Big Brother 10’s ratings increase against the Olympics even as other shows drop

NBC’s Olympics coverage from Beijing has ruled prime-time television for more than a week now, as it pulls in roughly the same number of viewers most nights that American Idol does for its finales. Yesterday, NBC said that its “10-day average primetime viewership is 29.8 million”; 31.66 million people watched Idol‘s finale.

But one show has been able to stand up to those talented athletes and their so-called athleticism: the challenging physical and mental games known as Big Brother 10. Yes, the lowest common denominator of summer TV is basically the one series standing up to television with actual value. In fairness, most other broadcast TV shows have been reruns, so CBS’ summer reality show is pretty much the only option, with some exceptions.

Last night, 6.39 million people watched, down a little from then season-high ratings earlier this month. Media Life cites ratings among 18- to 49-year-olds (in a way that requires a mathematical brain or some super-familiarity with ratings data to comprehend), but notes that Sunday’s “edition was actually up 21 percent from the previous week, and Thursday’s ‘Brother’ showed an increase over the previous week as well. Nearly every other show has been flat or down since the Olympics began.”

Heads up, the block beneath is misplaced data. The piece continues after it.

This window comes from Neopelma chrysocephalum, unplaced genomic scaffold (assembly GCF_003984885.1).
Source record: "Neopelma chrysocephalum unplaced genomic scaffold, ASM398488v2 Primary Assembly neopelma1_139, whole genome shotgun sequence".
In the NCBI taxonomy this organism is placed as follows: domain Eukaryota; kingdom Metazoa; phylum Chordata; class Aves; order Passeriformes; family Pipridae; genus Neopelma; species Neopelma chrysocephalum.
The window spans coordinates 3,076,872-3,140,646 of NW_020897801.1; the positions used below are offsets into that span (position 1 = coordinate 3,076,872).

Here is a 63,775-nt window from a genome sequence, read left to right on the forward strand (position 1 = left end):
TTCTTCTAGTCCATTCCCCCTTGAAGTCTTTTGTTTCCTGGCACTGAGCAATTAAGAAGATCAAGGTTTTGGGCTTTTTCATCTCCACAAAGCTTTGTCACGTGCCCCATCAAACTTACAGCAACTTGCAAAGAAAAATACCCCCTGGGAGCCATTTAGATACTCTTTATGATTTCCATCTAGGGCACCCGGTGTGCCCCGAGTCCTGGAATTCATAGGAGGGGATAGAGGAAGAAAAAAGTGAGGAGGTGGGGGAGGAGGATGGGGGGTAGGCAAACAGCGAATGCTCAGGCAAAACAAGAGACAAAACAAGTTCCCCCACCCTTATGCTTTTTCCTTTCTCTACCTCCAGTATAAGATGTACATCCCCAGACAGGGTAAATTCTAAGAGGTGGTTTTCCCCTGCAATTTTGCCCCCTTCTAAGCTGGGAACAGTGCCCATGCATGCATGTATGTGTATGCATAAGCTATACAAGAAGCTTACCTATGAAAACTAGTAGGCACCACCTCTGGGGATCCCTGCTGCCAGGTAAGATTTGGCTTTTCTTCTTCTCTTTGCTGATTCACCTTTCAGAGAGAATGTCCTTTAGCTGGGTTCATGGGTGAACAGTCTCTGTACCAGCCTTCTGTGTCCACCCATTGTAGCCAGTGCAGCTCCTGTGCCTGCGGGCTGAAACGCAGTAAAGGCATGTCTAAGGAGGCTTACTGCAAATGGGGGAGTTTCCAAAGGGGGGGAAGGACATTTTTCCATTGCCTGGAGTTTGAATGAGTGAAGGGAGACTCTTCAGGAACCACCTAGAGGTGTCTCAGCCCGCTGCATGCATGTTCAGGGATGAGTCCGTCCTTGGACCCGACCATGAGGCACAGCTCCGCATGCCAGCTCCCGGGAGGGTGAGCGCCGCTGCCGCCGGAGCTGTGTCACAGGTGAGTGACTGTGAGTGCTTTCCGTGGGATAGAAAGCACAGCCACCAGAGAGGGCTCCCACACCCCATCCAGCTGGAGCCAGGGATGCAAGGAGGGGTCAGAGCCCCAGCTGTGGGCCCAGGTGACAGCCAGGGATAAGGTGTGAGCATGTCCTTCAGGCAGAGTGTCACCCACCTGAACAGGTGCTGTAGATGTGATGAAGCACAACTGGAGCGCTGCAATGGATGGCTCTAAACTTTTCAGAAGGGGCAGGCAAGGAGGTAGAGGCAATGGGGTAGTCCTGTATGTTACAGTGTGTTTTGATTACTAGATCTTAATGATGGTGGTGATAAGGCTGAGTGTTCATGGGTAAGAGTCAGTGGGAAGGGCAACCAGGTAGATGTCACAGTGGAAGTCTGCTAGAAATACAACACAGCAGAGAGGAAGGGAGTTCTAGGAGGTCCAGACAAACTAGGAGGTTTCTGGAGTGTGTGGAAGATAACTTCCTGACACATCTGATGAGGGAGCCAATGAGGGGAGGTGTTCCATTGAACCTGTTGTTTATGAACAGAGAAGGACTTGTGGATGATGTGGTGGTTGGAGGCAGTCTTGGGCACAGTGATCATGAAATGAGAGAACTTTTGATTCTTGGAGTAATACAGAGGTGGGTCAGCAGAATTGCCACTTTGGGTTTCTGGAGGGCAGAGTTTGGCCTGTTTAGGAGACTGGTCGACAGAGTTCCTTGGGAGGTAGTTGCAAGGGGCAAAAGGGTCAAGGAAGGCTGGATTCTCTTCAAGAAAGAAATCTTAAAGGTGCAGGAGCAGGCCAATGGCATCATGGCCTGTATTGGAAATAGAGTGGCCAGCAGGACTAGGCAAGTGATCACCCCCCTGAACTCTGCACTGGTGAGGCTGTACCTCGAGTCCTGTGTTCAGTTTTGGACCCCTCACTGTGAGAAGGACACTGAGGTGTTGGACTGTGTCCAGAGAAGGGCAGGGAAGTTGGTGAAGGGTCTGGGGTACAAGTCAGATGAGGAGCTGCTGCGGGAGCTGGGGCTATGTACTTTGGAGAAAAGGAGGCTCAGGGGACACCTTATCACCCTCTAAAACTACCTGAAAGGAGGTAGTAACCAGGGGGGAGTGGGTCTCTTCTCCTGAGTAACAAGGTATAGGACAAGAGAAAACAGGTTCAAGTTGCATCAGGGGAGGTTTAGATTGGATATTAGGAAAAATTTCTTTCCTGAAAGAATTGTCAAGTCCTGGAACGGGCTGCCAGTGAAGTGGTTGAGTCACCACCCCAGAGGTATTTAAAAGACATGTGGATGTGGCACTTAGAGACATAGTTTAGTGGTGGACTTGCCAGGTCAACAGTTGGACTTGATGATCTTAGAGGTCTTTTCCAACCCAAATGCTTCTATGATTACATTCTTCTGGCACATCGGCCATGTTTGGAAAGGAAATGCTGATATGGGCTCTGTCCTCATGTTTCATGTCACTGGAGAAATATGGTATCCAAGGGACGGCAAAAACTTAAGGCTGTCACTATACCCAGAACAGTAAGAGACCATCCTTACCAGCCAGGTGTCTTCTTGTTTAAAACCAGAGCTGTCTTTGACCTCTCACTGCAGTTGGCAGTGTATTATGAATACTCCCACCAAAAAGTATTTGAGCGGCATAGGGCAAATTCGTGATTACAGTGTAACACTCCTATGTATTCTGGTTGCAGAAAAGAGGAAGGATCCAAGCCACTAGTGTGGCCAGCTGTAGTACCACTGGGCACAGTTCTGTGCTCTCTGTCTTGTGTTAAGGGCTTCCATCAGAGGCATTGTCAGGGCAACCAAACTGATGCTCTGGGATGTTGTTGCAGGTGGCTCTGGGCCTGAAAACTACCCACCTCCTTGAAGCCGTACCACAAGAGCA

As TV By the Numbers points out, “The Big Brother faithful may only number in the six millions, but they are very faithful and watch a show that hardly costs anything to produce three times a week.”

Olympics Mid-Game Report [NBC press release]
‘Big Brother’ holds up against Beijing [Media Life]
Nielsen Ratings Sunday, August 17: NBC Olympic Viewing Down 20% After Phelps? [TV By the Numbers]

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about the writer

Andy Dehnart is a journalist who has covered reality television for more than 15 years and created reality blurred in 2000. A member of the Television Critics Association, his writing and criticism about television, culture, and media has appeared on NPR and in Playboy, Buzzfeed, and many other publications. Andy, 36, also directs the journalism program at Stetson University in Florida, where he teaches creative nonfiction and journalism. He has an M.F.A. in nonfiction writing and literature from Bennington College. More about reality blurred and Andy.